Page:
Editors Note: This story has been updated to reflect 163 active student cases.
COLUMBIA, Mo. (KMIZ)
The University of Missouri System Board of Curators voted down two different face mask orders on Tuesday.
Board members met virtually at 8 a.m. to talk and vote on the recommendations from UM System President Mun Choi. The board voted the first recommendation down with 3 to 6. Board members voted 2 to 7 against the second recommendation.
Board members would have voted to extend or to allow the orders to expire at a meeting scheduled for Feb. 3 had either one of the recommendations been approved. The first recommendation was for masks in buildings that house classrooms, teaching labs and offices. The second would have applied just to classrooms and teaching labs.
UM Board of curators said although there isn't a mask mandate at the school now if cases continue to increase this could change.
"The pandemic if it taught us one thing...It's that change is inevitable and we continue to work on encouraging the best practices while at the same time making sure the operations at the university continue," Spokesperson for MU, Christian Basi said.
Some of the practices Basi is referring to are social distancing, encouraging masks, vaccinations, and booster shots for all students and faculty.
"We certainly are encouraging that and want to do so in a way that individuals want to take personal responsibility that they should take to help the entire community", Basi said.
UM, engineer professor Kathleen Trauth is not thrilled with the decision but will encourage her students to mask up anyway.
"You know I really wish you know we did have a mandate to wear masks. I think that would you know help keep students and faculty as safe as we can be," Trauth said.
The meeting on Tuesday morning comes after the university reported 163 active student cases Tuesday morning. Active cases first jumped over 100 on New Year's Eve and have risen steadily since.
Among the misgivings expressed by curators, Tuesday is that there is no local mask requirement in Columbia, so any university mandate would apply to a limited portion of the population. Choi countered that a large number of students and employees means a campus mask requirement would have a significant effect on the community.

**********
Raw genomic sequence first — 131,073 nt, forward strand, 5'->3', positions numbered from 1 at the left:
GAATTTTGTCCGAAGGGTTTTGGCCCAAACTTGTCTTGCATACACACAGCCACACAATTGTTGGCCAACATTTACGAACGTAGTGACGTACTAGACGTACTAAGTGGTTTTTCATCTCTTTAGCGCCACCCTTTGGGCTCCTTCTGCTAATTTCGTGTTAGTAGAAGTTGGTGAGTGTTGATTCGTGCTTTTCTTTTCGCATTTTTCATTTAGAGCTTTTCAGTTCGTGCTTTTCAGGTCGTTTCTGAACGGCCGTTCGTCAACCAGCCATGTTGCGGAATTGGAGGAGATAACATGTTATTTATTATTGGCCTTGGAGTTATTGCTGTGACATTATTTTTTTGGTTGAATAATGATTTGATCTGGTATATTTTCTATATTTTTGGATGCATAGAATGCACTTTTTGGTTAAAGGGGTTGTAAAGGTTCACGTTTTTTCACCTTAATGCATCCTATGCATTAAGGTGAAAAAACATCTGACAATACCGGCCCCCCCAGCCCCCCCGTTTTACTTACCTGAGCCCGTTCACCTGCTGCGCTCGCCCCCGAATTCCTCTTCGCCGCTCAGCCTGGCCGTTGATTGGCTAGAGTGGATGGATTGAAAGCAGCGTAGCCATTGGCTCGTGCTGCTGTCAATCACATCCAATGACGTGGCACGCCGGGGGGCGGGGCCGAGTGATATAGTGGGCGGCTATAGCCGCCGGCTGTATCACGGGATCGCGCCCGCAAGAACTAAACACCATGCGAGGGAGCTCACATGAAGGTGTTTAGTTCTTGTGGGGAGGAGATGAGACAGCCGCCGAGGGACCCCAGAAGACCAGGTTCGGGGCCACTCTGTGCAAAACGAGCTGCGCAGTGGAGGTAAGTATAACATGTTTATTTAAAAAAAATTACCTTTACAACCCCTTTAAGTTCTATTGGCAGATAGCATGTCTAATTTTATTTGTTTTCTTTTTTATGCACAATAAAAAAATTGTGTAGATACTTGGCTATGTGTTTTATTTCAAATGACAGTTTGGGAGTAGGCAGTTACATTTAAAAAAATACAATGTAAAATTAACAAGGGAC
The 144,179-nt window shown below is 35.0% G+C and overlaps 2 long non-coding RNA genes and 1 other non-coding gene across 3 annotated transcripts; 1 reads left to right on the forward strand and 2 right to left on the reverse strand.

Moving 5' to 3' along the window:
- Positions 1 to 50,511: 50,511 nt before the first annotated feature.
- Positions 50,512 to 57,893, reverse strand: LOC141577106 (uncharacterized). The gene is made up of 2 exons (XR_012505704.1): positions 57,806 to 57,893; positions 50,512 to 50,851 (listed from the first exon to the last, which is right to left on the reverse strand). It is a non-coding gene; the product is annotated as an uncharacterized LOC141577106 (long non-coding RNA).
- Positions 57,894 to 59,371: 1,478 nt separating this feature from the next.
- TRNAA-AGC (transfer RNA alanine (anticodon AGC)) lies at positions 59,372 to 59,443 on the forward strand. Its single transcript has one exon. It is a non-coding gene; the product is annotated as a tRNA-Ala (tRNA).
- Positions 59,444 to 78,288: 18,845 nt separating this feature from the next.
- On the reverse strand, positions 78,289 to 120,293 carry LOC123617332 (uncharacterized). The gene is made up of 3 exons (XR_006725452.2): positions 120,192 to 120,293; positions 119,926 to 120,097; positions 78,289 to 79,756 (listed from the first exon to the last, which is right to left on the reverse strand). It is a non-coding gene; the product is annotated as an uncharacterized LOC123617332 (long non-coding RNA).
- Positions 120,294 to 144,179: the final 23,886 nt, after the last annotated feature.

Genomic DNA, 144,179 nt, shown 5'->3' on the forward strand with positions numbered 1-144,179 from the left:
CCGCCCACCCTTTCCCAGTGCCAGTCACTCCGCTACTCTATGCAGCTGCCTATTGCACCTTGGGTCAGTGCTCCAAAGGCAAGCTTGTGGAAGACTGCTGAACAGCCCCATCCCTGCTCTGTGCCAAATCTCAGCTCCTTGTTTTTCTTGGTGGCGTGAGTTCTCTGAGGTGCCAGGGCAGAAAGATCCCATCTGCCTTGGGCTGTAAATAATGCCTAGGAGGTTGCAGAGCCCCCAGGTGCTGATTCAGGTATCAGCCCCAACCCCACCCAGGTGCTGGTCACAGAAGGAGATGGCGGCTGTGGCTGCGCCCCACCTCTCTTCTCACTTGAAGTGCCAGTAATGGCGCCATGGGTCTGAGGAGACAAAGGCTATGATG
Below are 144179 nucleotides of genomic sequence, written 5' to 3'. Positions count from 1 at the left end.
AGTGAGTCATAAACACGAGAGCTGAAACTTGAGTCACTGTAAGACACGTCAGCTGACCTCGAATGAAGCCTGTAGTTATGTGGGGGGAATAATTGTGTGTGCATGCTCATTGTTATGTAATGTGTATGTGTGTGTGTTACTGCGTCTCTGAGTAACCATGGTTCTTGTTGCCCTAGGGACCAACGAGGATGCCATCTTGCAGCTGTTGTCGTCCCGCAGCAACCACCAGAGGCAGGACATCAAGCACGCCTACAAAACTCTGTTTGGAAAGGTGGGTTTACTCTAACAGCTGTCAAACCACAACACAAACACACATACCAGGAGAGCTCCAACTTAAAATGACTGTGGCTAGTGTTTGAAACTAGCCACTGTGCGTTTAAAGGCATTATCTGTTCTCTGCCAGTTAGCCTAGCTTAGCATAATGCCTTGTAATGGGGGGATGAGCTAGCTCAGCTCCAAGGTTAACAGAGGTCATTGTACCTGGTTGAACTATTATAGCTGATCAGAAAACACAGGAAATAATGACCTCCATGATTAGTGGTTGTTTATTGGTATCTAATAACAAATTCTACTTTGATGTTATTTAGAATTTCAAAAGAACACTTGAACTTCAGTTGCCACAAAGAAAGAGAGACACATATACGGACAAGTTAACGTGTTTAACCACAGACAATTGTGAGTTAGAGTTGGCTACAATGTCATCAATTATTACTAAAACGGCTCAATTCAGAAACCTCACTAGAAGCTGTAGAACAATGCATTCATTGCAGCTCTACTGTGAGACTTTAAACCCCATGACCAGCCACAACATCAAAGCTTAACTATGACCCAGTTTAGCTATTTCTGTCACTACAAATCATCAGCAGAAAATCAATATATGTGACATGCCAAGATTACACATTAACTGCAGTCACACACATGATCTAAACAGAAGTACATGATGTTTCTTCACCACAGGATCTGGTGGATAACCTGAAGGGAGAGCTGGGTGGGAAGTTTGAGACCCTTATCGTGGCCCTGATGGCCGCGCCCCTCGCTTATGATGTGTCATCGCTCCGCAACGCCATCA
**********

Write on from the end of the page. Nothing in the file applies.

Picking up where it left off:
Choi said in response to a question that the mask proposal was meant largely to keep the university open by reducing infections in students and staff. Choi said the university wanted to use every tool available.
Choi said after the rejection of his recommendations that the UM System would continue its current approach to slowing virus spread.
"We have been encouraging strongly that people mask, people vaccinate, and people get booster shots, and socially distance," Choi said. "So we will continue with that approach and we will do the best we can in managing the business continuity of the university."
Curator Julia Brncic asked Choi to meet again with the curators if the pandemic situation changes.
Choi in a message to the campus after the meeting also encouraged virtual meetings when possible and asked the campus to wear quality, well-fitting masks. Supervisors should try to provide social distance between employees, the message says.
The curators ended the UM System's mask mandate in October as case numbers were low. However, new coronavirus cases have hit record levels across the state and in Boone County as the more transmissible omicron variant continues to take over. Missouri hospitalizations have also hit record levels this week.
The curators last month also suspended a mandate that campus workers, including researchers, students and faculty, get a coronavirus vaccination unless they can prove their job doesn't involve federal funding or they qualify for a religious or medical exemption. That mandate is tied to the Biden administration's requirement for federal contractors, which are being challenged in court.
Health experts continue to tout masks and vaccines as two key tools in the fight against the raging coronavirus pandemic. The virus is spreading quickly in Missouri and Boone County, with daily case totals surpassing anything seen thus far in the nearly two-year pandemic.
Meanwhile, tests have been in short supply in many areas of the state.
Columbia College and Stephens College in Columbia have both decided to make temporary switches to online courses. Lincoln University in Jefferson City still plans to hold in-person courses.